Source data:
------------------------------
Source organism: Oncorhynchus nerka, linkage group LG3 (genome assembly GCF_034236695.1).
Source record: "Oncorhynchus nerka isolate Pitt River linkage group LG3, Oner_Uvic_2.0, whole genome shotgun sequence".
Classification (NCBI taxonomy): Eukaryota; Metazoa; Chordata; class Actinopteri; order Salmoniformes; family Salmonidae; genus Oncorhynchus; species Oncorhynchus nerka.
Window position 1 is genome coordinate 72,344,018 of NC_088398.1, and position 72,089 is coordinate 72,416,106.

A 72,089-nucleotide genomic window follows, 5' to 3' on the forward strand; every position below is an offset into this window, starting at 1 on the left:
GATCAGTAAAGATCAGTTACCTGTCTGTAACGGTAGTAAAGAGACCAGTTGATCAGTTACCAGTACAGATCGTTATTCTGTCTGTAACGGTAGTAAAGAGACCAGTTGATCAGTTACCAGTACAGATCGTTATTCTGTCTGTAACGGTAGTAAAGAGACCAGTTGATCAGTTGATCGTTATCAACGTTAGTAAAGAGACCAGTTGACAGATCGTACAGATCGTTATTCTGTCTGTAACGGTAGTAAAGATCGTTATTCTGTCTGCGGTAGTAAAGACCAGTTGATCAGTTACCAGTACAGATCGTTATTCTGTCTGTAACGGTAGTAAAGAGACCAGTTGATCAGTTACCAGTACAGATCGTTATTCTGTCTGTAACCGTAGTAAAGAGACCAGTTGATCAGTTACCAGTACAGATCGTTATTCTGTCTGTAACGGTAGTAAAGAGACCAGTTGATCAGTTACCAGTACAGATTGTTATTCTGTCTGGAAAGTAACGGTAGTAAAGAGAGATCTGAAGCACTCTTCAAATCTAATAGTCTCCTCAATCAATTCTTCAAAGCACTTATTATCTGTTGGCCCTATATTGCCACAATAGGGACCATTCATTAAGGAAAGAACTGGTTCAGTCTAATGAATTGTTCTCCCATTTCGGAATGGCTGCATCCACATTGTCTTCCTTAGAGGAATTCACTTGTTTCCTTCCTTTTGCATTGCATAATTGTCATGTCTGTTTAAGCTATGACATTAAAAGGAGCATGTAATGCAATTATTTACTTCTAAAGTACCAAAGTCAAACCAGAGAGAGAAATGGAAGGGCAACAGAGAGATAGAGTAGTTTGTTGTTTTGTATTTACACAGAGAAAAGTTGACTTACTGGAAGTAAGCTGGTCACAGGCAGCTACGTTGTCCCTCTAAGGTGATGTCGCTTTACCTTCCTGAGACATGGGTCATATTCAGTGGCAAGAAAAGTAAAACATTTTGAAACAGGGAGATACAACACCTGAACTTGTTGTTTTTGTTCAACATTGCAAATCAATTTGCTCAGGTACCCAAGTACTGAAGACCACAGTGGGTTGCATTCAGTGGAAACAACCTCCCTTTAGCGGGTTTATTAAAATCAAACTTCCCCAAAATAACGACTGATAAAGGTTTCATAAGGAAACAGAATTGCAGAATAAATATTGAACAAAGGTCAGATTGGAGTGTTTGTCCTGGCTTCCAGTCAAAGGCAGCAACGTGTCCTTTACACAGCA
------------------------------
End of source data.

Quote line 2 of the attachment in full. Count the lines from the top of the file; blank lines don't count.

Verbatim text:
Source record: "Oncorhynchus nerka isolate Pitt River linkage group LG3, Oner_Uvic_2.0, whole genome shotgun sequence".